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Students pitch entrepreneurial ideas at Startup Weekend
November 12, 2012Tweet
When global entrepreneurial competition Startup Weekend came to Binghamton, freshman Nathan Grotticelli saw it as an opportunity to turn his business idea into a reality.
Startup Weekend Binghamton, which took place at the Riverwalk Hotel in Binghamton from Nov. 9-11, was a 54-hour event that connected aspiring entrepreneurs with the resources they needed to create a viable business. Teams formed around ideas, met with advisors and presented their startups to judges, competing for cash prizes and entrepreneurial services.
Grotticelli pitched his idea for Binghamton University Nightlife, a mobile application that would inform users of upcoming student events and allow them to share photos. He was chosen as a finalist, and with a team of two others and advice from local entrepreneurs, created the mobile application and a business plan.
“Startup Weekend is awesome,” Grotticelli said. “I learned a ton about starting a business, and the environment is really crazy. The coaches were really great, too.”
Along with seven other teams, Grotticelli and his team presented the mobile application to a panel of judges. Binghamton University Nightlife took third place at the competition.
Binghamton University’s Angelo Mastrangelo adjunct assistant professor in the School of Management and professional training and coaching consultant, and Kenneth McLeod, professor of bioengineering and entrepreneur, served on the judging panel.
“It’s quite encouraging that an event like this can be pulled off in Binghamton,” McLeod said. “It’s exciting that the vast majority of participants are engineers. Engineers are launching the majority of new ventures, because the excitement of technology is what fuels development.”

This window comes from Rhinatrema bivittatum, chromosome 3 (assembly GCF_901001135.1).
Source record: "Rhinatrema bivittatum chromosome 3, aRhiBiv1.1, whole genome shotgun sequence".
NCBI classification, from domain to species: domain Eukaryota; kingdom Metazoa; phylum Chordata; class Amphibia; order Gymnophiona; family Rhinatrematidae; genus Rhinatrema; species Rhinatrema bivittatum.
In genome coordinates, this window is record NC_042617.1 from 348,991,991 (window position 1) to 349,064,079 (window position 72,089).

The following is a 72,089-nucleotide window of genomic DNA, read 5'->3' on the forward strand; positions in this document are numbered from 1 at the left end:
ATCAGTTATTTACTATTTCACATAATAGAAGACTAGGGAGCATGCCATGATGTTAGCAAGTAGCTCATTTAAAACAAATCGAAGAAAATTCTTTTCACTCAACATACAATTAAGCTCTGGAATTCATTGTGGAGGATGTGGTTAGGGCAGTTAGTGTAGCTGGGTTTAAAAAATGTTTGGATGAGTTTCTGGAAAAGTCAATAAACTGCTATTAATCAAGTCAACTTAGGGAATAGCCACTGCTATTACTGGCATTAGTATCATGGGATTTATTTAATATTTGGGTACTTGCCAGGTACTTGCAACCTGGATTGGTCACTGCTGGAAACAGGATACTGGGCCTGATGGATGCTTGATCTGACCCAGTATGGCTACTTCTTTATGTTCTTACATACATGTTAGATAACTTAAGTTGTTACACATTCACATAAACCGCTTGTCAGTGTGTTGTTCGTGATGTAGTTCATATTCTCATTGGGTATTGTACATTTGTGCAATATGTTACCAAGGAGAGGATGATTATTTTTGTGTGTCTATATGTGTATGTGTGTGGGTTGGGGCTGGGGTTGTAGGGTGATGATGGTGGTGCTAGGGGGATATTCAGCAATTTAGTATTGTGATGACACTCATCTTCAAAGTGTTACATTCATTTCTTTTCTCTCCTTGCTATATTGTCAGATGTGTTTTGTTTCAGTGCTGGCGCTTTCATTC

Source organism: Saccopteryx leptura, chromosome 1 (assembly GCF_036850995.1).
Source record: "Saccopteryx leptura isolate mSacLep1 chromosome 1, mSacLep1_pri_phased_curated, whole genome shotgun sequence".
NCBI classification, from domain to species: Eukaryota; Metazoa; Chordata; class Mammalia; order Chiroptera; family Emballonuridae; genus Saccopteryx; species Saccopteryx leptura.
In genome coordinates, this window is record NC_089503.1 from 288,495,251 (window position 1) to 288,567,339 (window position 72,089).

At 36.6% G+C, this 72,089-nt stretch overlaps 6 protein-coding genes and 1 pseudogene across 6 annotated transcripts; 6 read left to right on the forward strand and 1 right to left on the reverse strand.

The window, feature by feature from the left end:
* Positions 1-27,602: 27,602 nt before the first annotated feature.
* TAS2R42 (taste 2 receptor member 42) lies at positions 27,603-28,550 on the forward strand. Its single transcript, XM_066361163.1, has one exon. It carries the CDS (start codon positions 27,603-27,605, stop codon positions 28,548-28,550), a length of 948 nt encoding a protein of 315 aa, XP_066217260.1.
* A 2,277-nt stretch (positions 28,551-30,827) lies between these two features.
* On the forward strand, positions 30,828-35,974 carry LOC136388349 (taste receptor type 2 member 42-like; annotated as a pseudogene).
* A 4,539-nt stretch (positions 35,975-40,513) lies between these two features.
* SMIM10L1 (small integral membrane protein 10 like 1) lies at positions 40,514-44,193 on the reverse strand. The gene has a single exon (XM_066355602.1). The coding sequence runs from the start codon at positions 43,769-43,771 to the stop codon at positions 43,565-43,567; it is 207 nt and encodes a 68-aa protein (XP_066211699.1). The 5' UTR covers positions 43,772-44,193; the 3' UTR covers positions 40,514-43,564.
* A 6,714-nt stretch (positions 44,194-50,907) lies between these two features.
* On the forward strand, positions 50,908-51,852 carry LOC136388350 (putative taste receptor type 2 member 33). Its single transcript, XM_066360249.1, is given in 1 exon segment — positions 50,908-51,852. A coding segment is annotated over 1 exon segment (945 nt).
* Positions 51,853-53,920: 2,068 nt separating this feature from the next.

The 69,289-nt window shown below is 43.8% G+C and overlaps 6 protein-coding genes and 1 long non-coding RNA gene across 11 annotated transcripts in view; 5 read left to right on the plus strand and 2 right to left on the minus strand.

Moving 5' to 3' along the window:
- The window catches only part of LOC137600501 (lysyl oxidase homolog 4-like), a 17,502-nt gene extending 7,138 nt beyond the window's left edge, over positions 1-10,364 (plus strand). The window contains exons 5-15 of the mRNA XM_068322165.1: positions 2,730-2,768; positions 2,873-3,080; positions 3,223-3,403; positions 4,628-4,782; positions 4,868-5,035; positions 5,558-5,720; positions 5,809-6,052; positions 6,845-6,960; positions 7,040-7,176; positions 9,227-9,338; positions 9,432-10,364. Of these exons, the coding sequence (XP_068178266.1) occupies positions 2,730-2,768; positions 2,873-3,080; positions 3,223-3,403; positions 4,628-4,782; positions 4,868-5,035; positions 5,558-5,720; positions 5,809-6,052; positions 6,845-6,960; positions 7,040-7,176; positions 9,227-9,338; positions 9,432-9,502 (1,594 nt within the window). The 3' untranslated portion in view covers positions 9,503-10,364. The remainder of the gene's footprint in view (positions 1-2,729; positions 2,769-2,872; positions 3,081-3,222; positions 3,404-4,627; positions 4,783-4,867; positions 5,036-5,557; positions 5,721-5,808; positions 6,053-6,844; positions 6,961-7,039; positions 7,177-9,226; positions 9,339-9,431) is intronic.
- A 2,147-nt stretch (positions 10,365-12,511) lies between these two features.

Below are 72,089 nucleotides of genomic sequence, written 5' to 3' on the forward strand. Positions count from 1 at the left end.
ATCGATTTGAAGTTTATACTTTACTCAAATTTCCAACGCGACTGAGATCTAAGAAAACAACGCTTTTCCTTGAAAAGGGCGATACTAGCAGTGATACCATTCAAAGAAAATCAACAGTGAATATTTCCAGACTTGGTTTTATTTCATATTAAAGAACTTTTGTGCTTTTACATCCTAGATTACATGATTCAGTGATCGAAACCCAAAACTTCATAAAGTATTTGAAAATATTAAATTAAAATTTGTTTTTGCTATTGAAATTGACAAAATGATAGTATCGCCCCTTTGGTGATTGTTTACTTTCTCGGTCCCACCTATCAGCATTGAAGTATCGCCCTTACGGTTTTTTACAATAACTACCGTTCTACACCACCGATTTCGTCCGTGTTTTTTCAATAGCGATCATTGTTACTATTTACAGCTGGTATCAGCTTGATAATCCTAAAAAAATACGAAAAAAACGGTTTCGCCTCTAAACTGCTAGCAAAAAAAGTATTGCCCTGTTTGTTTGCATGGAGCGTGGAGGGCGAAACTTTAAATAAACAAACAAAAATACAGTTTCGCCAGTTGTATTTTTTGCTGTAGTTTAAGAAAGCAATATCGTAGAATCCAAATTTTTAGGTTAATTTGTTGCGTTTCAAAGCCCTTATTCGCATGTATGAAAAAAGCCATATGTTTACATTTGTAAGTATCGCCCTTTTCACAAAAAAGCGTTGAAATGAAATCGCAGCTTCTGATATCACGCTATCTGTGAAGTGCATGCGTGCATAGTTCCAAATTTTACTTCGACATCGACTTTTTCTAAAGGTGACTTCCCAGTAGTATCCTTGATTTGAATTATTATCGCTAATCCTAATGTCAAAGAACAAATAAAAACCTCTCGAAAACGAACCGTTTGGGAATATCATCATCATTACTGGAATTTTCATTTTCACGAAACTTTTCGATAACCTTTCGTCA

Startup Weekend Binghamton had one of the largest turnouts of participants for Startup Weekend events, which occur in much larger cities, Mastrangelo said. It also had, at 80 percent, one of the highest percentages of participants who pitched ideas for startups.
“What is happening today is that more and more people want to be in business for themselves and they need to learn the process,” Mastrangelo said. “This is the type of thing that gives people a chance to learn about entrepreneurship and try it. It’s also great how many Binghamton University students are here.”
As judges, Mastrangelo and McLeod heard five-minute pitches from each startup team, and were told to determine whether each business idea was viable.
“There are two things I look for in a new venture,” McLeod said. “One is a team that works well together. People invest in teams more than in concepts. The second is magic. Does it wow you? No one will be on board without magic.”
The ideas presented included a social media platform to connect international students in the United States, an online interactive game about the music industry and sound synthesizing software. The first-place prize went to ProtoME 3D, a large-scale 3D printing startup that would serve the Southern Tier region.
McLeod said that startups like ProtoMe 3D and the entrepreneurs who create them are essential to the growth of a region and the strength of the economy.
“Companies don’t grow into regions,” he said. “Regions grow into companies, and this makes regional economies much stronger. Regions can’t depend on large companies, like Binghamton depended on IBM and Lockheed Martin. You want lots of mid-size companies, and they don’t move here. You have to grow them here. Without entrepreneurs, they don’t grow.”
Only one in 1,000 has what it takes to be an entrepreneur, McLeod said. Because Binghamton University has more than 12,000 undergraduates, there should be a minimum of three to four companies per year launched by students.
“Don’t get married. Don’t buy a house. Don’t buy a car,” McLeod said. “When you have no responsibilities, you have nothing to lose, and you have to be able to lose everything. If you are willing to fail 10 or even 50 times, you can succeed as an entrepreneur. It’s worth a try, because the upsides are so incredible.”
Mastrangelo advised entrepreneurs to research the market to see what is missing and what can be done better.
“You need to start with a commercially viable, profitable and sustainable idea, and a good team,” he said. “Entrepreneurship has to do with being creative and knowing your customer. That is the number one thing.”